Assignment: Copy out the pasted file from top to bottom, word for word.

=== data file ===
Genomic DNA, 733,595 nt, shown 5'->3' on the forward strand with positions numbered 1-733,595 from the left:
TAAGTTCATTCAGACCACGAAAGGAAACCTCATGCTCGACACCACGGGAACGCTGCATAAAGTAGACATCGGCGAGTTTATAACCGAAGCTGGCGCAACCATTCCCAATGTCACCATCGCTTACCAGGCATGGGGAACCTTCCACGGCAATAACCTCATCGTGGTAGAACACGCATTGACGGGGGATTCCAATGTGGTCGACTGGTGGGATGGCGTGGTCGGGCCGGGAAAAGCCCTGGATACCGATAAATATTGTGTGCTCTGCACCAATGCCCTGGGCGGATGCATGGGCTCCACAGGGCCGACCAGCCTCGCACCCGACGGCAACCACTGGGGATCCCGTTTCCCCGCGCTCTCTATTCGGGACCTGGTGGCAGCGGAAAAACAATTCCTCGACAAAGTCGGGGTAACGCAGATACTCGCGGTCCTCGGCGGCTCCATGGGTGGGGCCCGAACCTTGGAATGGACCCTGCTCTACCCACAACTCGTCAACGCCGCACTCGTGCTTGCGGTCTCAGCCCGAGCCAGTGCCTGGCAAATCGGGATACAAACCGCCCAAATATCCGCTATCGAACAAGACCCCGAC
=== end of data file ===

Genomic DNA, 733,595 nt, shown 5'->3' on the forward strand with positions numbered 1-733,595 from the left:
TAAGTTCATTCAGACCACGAAAGGAAACCTCATGCTCGACACCACGGGAACGCTGCATAAAGTAGACATCGGCGAGTTTATAACCGAAGCTGGCGCAACCATTCCCAATGTCACCATCGCTTACCAGGCATGGGGAACCTTCCACGGCAATAACCTCATCGTGGTAGAACACGCATTGACGGGGGATTCCAATGTGGTCGACTGGTGGGATGGCGTGGTCGGGCCGGGAAAAGCCCTGGATACCGATAAATATTGTGTGCTCTGCACCAATGCCCTGGGCGGATGCATGGGCTCCACAGGGCCGACCAGCCTCGCACCCGACGGCAACCACTGGGGATCCCGTTTCCCCGCGCTCTCTATTCGGGACCTGGTGGCAGCGGAAAAACAATTCCTCGACAAAGTCGGGGTAACGCAGATACTCGCGGTCCTCGGCGGCTCCATGGGTGGGGCCCGAACCTTGGAATGGACCCTGCTCTACCCACAACTCGTCAACGCCGCACTCGTGCTTGCGGTCTCAGCCCGAGCCAGTGCCTGGCAAATCGGGATACAAACCGCCCAAATATCCGCTATCGAACAAGACCCCGAC